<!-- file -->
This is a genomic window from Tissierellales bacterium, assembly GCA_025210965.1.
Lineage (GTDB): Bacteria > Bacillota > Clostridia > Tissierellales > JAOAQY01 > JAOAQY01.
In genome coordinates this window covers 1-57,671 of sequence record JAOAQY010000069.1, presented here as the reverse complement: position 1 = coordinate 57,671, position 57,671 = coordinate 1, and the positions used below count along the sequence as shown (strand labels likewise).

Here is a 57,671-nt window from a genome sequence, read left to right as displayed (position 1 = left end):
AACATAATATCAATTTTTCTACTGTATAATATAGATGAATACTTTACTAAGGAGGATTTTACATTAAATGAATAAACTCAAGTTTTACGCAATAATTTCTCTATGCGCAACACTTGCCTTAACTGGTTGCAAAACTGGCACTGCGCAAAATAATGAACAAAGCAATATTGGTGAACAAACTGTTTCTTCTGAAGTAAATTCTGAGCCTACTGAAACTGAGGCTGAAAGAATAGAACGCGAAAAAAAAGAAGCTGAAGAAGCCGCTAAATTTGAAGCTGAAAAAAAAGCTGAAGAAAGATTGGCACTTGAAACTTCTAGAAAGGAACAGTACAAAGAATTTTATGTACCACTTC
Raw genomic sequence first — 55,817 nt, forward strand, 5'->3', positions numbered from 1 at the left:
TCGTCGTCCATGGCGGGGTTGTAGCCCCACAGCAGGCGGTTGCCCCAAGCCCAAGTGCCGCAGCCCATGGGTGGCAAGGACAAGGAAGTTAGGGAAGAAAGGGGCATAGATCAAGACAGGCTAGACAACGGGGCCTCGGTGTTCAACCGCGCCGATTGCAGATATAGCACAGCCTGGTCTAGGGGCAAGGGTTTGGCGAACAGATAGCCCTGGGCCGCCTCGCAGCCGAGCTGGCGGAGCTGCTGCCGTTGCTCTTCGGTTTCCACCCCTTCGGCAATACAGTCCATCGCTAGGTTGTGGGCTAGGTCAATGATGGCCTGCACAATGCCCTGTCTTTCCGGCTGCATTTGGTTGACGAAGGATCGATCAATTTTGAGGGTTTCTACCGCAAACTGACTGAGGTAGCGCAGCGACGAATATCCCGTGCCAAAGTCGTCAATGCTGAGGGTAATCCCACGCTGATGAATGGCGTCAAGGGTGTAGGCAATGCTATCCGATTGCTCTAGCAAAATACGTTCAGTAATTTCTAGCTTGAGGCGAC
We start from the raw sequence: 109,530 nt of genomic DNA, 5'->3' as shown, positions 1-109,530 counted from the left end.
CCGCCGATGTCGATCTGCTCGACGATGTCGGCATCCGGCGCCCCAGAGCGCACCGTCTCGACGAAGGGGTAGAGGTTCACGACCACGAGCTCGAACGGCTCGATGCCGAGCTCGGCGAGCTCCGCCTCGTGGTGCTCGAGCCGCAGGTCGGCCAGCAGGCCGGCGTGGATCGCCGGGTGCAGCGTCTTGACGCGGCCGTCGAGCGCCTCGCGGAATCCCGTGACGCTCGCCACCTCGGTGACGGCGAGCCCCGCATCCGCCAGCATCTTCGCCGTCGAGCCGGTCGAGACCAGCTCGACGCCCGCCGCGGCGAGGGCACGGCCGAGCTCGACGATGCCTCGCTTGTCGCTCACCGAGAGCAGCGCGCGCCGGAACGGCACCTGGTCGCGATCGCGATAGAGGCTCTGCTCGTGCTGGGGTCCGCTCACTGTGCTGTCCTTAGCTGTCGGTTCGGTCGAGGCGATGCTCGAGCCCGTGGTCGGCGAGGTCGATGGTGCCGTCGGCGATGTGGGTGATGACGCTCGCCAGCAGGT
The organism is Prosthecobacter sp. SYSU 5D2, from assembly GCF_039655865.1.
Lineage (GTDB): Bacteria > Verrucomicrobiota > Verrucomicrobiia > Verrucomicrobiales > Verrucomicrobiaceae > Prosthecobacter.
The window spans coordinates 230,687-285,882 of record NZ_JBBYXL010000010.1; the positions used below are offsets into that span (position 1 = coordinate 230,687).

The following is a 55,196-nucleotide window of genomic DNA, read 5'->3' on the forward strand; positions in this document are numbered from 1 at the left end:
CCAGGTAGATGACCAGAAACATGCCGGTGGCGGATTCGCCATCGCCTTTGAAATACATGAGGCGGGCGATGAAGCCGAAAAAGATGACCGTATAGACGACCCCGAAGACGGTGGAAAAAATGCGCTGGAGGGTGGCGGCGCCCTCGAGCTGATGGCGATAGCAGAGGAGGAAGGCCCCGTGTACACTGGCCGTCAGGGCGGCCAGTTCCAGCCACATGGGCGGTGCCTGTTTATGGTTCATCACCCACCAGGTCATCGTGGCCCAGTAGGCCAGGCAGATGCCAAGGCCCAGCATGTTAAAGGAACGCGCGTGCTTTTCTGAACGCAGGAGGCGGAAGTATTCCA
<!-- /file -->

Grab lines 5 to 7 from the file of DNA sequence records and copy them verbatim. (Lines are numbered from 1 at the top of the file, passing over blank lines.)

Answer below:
AACATAATATCAATTTTTCTACTGTATAATATAGATGAATACTTTACTAAGGAGGATTTTACATTAAATGAATAAACTCAAGTTTTACGCAATAATTTCTCTATGCGCAACACTTGCCTTAACTGGTTGCAAAACTGGCACTGCGCAAAATAATGAACAAAGCAATATTGGTGAACAAACTGTTTCTTCTGAAGTAAATTCTGAGCCTACTGAAACTGAGGCTGAAAGAATAGAACGCGAAAAAAAAGAAGCTGAAGAAGCCGCTAAATTTGAAGCTGAAAAAAAAGCTGAAGAAAGATTGGCACTTGAAACTTCTAGAAAGGAACAGTACAAAGAATTTTATGTACCACTTC
Raw genomic sequence first — 55,817 nt, forward strand, 5'->3', positions numbered from 1 at the left:
TCGTCGTCCATGGCGGGGTTGTAGCCCCACAGCAGGCGGTTGCCCCAAGCCCAAGTGCCGCAGCCCATGGGTGGCAAGGACAAGGAAGTTAGGGAAGAAAGGGGCATAGATCAAGACAGGCTAGACAACGGGGCCTCGGTGTTCAACCGCGCCGATTGCAGATATAGCACAGCCTGGTCTAGGGGCAAGGGTTTGGCGAACAGATAGCCCTGGGCCGCCTCGCAGCCGAGCTGGCGGAGCTGCTGCCGTTGCTCTTCGGTTTCCACCCCTTCGGCAATACAGTCCATCGCTAGGTTGTGGGCTAGGTCAATGATGGCCTGCACAATGCCCTGTCTTTCCGGCTGCATTTGGTTGACGAAGGATCGATCAATTTTGAGGGTTTCTACCGCAAACTGACTGAGGTAGCGCAGCGACGAATATCCCGTGCCAAAGTCGTCAATGCTGAGGGTAATCCCACGCTGATGAATGGCGTCAAGGGTGTAGGCAATGCTATCCGATTGCTCTAGCAAAATACGTTCAGTAATTTCTAGCTTGAGGCGAC